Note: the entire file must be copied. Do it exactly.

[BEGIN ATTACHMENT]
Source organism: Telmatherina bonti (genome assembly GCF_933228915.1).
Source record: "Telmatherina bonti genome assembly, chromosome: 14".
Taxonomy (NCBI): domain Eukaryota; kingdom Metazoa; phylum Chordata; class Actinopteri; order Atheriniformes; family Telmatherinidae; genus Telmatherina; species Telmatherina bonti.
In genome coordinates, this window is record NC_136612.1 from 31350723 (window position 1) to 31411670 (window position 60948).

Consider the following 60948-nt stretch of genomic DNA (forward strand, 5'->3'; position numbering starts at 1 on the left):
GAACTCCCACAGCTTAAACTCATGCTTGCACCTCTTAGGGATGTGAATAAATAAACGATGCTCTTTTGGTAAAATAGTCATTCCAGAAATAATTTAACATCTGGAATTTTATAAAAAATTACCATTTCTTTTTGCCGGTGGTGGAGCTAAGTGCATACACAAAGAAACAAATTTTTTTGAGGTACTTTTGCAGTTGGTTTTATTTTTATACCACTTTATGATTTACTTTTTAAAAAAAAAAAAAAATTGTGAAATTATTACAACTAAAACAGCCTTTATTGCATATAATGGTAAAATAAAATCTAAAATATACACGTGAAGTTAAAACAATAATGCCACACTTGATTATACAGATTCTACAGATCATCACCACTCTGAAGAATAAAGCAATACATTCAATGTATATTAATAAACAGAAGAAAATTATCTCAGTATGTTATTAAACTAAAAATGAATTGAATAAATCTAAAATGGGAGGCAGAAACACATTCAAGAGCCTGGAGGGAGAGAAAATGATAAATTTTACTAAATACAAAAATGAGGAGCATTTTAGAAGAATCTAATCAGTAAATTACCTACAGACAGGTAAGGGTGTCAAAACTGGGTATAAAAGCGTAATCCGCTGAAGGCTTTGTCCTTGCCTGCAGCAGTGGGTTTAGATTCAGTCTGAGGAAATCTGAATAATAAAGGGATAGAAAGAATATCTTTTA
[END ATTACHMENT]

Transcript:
Source organism: Telmatherina bonti (genome assembly GCF_933228915.1).
Source record: "Telmatherina bonti genome assembly, chromosome: 14".
Taxonomy (NCBI): domain Eukaryota; kingdom Metazoa; phylum Chordata; class Actinopteri; order Atheriniformes; family Telmatherinidae; genus Telmatherina; species Telmatherina bonti.
In genome coordinates, this window is record NC_136612.1 from 31350723 (window position 1) to 31411670 (window position 60948).

Consider the following 60948-nt stretch of genomic DNA (forward strand, 5'->3'; position numbering starts at 1 on the left):
GAACTCCCACAGCTTAAACTCATGCTTGCACCTCTTAGGGATGTGAATAAATAAACGATGCTCTTTTGGTAAAATAGTCATTCCAGAAATAATTTAACATCTGGAATTTTATAAAAAATTACCATTTCTTTTTGCCGGTGGTGGAGCTAAGTGCATACACAAAGAAACAAATTTTTTTGAGGTACTTTTGCAGTTGGTTTTATTTTTATACCACTTTATGATTTACTTTTTAAAAAAAAAAAAAAATTGTGAAATTATTACAACTAAAACAGCCTTTATTGCATATAATGGTAAAATAAAATCTAAAATATACACGTGAAGTTAAAACAATAATGCCACACTTGATTATACAGATTCTACAGATCATCACCACTCTGAAGAATAAAGCAATACATTCAATGTATATTAATAAACAGAAGAAAATTATCTCAGTATGTTATTAAACTAAAAATGAATTGAATAAATCTAAAATGGGAGGCAGAAACACATTCAAGAGCCTGGAGGGAGAGAAAATGATAAATTTTACTAAATACAAAAATGAGGAGCATTTTAGAAGAATCTAATCAGTAAATTACCTACAGACAGGTAAGGGTGTCAAAACTGGGTATAAAAGCGTAATCCGCTGAAGGCTTTGTCCTTGCCTGCAGCAGTGGGTTTAGATTCAGTCTGAGGAAATCTGAATAATAAAGGGATAGAAAGAATATCTTTTA